In the last 20 years, the bibliometric community has devoted much attention to the issues of interpretation and comparison, devising more sophisticated ways to measure citation impact than by counting the number of citations. Among these, normalization has become the de facto standard – rather than using a citation count as a measure of impact, the citations received by a paper are compared against a cohort of similar papers and expressed as a ratio or percentile. The JCI is a normalized indicator which means that it accounts for variation and provides a number that can be more easily compared across disciplines.  The calculated value represents the average category-normalized citation impact for papers published in the prior three-year period.

The normalization steps make it more reasonable to compare journals across disciplines, but careful judgement is still required. Adjacent fields (e.g. those in the physical sciences) can be more readily compared since the bibliometric characteristics of scholarly publication are similar, and the value of a citation is more comparable. However, in the arts and humanities, citations provide a weaker signal of academic impact, and other qualitative measures should also be considered. Comparing journals in the arts and humanities to those in the sciences or social sciences based solely on their Journal Citation Indicator would be ill advised.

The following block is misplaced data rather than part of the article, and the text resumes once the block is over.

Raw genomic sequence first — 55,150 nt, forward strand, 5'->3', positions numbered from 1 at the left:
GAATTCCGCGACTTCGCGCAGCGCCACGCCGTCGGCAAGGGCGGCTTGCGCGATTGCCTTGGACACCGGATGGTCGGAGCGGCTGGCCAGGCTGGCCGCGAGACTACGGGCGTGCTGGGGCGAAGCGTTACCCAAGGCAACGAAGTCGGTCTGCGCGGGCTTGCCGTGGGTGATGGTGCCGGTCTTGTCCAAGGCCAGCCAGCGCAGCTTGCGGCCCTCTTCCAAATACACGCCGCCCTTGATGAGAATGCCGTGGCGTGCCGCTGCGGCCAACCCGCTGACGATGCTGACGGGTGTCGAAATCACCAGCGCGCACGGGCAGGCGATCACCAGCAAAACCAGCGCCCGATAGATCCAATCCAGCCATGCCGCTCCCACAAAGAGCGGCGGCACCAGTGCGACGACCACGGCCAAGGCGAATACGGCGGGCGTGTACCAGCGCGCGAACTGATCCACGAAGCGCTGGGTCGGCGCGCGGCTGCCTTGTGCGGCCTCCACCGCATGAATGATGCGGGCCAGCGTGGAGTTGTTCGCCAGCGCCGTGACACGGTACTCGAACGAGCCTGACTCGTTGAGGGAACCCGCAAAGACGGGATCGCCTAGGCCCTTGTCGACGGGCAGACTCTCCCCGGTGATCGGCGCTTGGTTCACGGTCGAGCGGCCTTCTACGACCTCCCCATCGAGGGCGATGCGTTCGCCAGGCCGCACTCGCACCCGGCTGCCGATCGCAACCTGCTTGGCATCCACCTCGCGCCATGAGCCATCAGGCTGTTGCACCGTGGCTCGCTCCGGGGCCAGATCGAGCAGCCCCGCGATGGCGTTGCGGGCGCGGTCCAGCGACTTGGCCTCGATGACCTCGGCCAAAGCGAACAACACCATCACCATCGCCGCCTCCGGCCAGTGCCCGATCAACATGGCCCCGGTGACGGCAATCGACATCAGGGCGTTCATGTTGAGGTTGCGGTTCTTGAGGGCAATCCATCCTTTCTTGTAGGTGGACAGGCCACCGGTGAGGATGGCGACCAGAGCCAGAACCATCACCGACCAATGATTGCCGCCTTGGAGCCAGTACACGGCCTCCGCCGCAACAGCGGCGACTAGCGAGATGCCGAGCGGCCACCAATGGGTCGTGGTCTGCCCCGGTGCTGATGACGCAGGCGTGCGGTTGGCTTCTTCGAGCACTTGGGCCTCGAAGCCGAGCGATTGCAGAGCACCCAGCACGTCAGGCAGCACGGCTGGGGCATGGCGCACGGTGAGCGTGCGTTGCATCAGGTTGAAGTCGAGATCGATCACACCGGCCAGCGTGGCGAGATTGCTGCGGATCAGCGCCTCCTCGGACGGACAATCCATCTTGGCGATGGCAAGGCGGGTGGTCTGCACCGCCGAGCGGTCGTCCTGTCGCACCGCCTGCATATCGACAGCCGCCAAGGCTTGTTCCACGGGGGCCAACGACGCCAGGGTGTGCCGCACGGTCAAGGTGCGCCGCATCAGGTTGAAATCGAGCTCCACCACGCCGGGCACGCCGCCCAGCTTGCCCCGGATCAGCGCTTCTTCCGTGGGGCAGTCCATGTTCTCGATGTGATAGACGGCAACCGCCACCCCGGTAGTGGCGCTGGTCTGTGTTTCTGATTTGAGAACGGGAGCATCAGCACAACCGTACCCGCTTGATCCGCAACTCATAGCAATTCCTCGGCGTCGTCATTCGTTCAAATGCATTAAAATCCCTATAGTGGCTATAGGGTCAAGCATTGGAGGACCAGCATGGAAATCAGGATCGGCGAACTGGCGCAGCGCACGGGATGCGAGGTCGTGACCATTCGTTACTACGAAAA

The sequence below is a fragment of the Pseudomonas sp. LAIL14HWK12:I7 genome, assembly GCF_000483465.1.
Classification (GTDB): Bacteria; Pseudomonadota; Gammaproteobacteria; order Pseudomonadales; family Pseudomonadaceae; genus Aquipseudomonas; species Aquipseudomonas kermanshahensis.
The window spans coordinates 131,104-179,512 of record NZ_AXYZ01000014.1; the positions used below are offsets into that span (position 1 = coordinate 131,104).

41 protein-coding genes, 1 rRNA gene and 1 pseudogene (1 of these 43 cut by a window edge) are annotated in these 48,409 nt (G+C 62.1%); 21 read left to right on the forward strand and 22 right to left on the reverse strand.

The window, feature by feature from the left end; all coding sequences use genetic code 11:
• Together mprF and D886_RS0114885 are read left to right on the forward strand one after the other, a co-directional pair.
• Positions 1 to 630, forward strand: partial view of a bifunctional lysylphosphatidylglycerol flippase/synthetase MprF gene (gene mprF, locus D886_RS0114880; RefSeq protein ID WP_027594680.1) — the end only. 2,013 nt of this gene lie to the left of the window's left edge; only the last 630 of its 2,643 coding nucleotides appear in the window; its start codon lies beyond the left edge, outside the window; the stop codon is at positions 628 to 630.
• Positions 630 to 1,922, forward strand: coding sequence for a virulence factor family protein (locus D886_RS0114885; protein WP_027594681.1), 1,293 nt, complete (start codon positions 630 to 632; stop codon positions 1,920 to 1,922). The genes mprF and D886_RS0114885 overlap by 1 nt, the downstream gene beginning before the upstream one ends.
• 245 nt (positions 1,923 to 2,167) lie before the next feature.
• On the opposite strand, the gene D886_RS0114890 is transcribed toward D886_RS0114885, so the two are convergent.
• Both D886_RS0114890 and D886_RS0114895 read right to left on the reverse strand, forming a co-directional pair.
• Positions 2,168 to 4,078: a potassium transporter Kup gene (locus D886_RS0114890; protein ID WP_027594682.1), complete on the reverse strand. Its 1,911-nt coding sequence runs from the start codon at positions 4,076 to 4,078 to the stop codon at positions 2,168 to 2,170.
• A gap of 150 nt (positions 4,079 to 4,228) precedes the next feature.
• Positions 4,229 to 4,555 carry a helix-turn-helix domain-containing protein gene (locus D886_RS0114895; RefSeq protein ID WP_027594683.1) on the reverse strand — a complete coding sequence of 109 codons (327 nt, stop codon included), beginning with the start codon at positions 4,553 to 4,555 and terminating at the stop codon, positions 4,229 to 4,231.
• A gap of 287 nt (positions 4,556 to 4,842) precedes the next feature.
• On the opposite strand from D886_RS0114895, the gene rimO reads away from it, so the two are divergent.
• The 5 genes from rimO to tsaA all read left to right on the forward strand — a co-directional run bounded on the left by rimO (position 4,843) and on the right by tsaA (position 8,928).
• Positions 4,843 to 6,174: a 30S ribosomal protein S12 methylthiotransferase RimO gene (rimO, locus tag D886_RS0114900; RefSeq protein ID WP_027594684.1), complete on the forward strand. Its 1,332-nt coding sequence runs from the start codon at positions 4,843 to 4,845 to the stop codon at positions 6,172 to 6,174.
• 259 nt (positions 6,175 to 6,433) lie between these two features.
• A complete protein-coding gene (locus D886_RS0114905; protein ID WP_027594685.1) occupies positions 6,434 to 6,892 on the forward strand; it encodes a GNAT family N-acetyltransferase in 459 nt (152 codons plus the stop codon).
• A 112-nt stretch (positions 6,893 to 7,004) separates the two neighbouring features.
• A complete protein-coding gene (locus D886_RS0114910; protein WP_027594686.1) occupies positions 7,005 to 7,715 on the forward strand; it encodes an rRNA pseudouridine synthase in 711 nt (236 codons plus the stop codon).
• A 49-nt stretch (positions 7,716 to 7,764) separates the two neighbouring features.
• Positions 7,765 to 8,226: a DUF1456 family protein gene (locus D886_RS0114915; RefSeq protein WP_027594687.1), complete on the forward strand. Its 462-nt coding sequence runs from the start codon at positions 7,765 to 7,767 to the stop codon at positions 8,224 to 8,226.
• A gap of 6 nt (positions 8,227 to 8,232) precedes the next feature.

When compared to the Journal Impact Factor, most indicator values that are based on citations will be correlated – both the Journal Citation Indicator and the JIF are most affected by citations to citable items. However, differences between Journal Citation Indicator and JIF will occur for the following reasons:

• The time period of articles and reviews is slightly different, with the Journal Citation Indicator considering an additional year of content.

• The JIF calculation is based on citations made in the current year, whereas the Journal Citation Indicator sums citations across the whole time period following publication, up to the end of the current year.

• The JIF calculation includes unlinked citations – those that could only be attributed to a journal, but not linked to a specific item. Since CNCI is an article-level metric, unlinked citations are not counted in the Journal Citation Indicator.

• The JIF calculation counts all citations made to any item published in the journal (the numerator) and is not limited to only the citable items. The Journal Citation Indicator only counts citations made to the citable items – any citations to noncitable items (e.g. letters, news, editorials) are ignored.

(Source: Clarivate. 2021. Introducing the Journal Citation Indicator webinar)

Cite Score Metrics (Scopus)

Improved Citescore

The updated CiteScore 2022 metrics are now available on Scopus.

CiteScore metrics are calculated annually using the extensive Scopus dataset. Scopus offers these transparent and freely available metrics to support the research community, providing a more accurate and fair assessment of a journal's impact

We have updated the CiteScore methodology to ensure a more robust, stable and comprehensive metric which provides an indication of research impact, earlier. The updated methodology will be applied to the calculation of CiteScore, as well as retroactively for all previous CiteScore years (ie. 2018, 2017, 2016…). The previous CiteScore values have been removed and are no longer available.

Use CiteScore metrics to:

  • Find the best suited titles to submit your next paper
  • Create Reading lists for serial titles most relevant to your discipline
  • Evaluate a journal's reach, influence and impact
  • Avoid predatory journals